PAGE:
Markus Rehm

German amputee long jumper won’t fight European Championships exclusion

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German national long jump champion Markus Rehm will not fight his federation’s decision to leave him off its roster for August’s European Championships because of a possible competitive advantage due to having a prosthetic right leg.

“I am not going to take any judicial steps,” Rehm said, according to The Associated Press, adding that he wanted to respect other athletes chosen for the team. “But I will use all possibilities to prove that I got no advantage. People should not think that I won only because of the prosthesis. That would be an extremely false idea.”

Rehm, whose leg was amputated below the knee after a boating accident at age 14, won a 2012 Paralympic long jump gold medal with a 7.35m jump, then a world record in his division.

Rehm jumped 8.24m to win the German title on Saturday, a personal best. That distance placed fifth at the 2013 World Championships and would have won a silver medal at the 2012 Olympics and a gold medal at the Commonwealth Games on Wednesday, over Olympic champion Greg Rutherford.

The European Championships, the biggest meet of the year for German track athletes, are Aug. 12-17 in Zurich, Switzerland.

Tests were performed on Rehm’s prosthetic leg between his victory Saturday and the team announcement Wednesday to determine if he gained a competitive advantage from either running on it or jumping off of it.

The president of Germany’s track and field governing body said there was “significant doubt” that jumps on a prosthetic leg and a natural leg were comparable, according to The Associated Press. He also said Rehm might receive an extra “catapult effect.”

The German track and field federation said Thursday it would conduct more tests and consult with the German Olympic Committee, according to the AP.

“More analysis is needed until a comprehensive picture is achieved,” Rehm said.

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Clay Stanley the latest 2008 Olympic champion to retire from volleyball

Clay Stanley
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Clay Stanley announced his retirement, becoming the latest member of the 2008 U.S. Olympic champion team to bow out from indoor volleyball.

Stanley, 38, played in the 2004, 2008 and 2012 Olympics and was MVP and Best Server at the 2008 Beijing Games, where the U.S. earned gold for the first time in 20 years.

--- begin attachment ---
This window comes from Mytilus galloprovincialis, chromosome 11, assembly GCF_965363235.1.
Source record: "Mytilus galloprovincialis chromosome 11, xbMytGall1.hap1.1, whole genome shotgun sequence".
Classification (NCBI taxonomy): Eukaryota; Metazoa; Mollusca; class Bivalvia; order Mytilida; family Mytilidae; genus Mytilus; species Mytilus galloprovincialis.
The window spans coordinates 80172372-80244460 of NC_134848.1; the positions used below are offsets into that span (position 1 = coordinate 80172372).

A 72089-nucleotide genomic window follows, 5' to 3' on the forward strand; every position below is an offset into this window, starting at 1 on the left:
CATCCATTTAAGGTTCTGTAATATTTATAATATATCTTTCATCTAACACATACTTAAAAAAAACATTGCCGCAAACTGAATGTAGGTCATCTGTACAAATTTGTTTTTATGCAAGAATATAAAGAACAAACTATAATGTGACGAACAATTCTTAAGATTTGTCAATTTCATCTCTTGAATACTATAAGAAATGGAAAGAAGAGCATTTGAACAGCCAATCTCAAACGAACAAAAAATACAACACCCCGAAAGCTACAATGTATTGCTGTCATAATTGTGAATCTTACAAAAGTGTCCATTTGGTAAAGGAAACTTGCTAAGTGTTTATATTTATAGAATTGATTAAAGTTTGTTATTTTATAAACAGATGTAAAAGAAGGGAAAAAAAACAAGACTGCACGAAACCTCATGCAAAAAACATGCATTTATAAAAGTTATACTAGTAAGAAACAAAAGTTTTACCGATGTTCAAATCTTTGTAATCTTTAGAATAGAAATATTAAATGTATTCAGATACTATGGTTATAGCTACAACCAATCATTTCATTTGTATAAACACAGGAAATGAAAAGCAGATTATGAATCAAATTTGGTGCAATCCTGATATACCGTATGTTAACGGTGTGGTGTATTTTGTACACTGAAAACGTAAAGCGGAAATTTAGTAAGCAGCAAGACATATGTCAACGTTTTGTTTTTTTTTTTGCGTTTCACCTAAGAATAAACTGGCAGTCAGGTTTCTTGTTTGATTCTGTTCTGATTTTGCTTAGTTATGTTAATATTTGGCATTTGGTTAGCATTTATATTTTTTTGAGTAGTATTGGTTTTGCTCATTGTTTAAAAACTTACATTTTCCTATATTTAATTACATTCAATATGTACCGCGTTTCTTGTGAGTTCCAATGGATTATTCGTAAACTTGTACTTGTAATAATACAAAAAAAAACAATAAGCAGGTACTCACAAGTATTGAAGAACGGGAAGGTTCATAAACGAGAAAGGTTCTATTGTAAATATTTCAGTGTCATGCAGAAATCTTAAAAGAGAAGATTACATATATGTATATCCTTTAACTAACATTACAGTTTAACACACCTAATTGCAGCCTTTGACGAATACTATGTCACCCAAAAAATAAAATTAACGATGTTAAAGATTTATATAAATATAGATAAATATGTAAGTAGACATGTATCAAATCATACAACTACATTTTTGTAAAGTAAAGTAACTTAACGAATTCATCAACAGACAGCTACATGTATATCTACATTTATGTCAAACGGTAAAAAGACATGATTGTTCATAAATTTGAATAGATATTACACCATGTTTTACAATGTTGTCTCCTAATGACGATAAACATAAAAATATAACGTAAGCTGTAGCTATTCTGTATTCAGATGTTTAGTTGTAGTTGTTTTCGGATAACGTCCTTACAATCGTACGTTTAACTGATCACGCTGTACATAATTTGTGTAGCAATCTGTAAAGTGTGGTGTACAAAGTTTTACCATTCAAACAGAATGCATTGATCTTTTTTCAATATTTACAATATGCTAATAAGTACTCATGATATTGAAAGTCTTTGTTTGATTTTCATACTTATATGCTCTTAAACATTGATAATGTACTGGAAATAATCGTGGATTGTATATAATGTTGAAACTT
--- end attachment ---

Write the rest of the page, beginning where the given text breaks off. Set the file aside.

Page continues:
“When he first came to the USA gym, he was kind of a blunt instrument,” 2008 U.S. men’s coach Hugh McCutcheon said, according to USA Volleyball. “At the end of the 2008 quad, he could do so many things at a high level. He became one of the best in the world at his position”

Stanley was one of the older members of the 2012 Olympic team that lost in the quarterfinals. Stanley picked up a knee injury in London and never again played in a major tournament for the U.S.

“We reached a level with my knee that we couldn’t get past,” Stanley said, according to USA Volleyball. “If I can’t be ready to play right now then I’ve got to shut it down. We did everything we could and that’s that.”

Stanley’s retirement follows that of 2008 Olympic teammates Reid Priddy and David Lee, who both made the Rio Games their final national-team appearance, according to The Associated Press, though Priddy hopes to transition to beach volleyball.

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Patrick Chan plans to retire after 2018 Olympic season

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Olympic silver medalist Patrick Chan said he plans to make the 2017-18 figure skating season his last, as expected.

“Yes, I have many projects lined up ahead after my competitive career,” Chan told media Wednesday.

Chan, at 25, is arguably young enough to keep skating beyond the 2018 Pyeongchang Olympics, which would be his third Winter Games.

But the three-time world champion (2011, 2012, 2013), who is currently coach-less following the surprise resignation of Kathy Johnson earlier this month, is in awe of the jumps that younger skaters are throwing.

“Honestly, just look at [Japanese] Shoma’s [Uno] quad flip,” Chan joked with media. “That’s enough of an answer to just be like, yeah, this is my time. I’m going to leave on a high.”

Chan earned silver at the 2014 Olympics behind Japan’s Yuzuru Hanyu, then took one season off from competition.

He returned last year, beating Hanyu at Skate Canada but finishing a disappointing fifth at the world championships after a disastrous free skate. That marked his worst worlds finish since his debut in 2008 as a 17-year-old.

Chan said before last season’s worlds that his performance there would determine whether he continued skating through the 2018 Olympics.

“I’m at a disadvantage now, technically,” Chan said in March. “I’m competing against men who are doing five quads between the short program and the long program, and I’m at three between the two programs. Who would ever imagine that three wasn’t enough for some people?”

Chan remains the best Canadian skater. He won his eighth national title last year.

Chan will make his Grand Prix series debut at Skate Canada the last weekend of October, against a field that again includes Hanyu.

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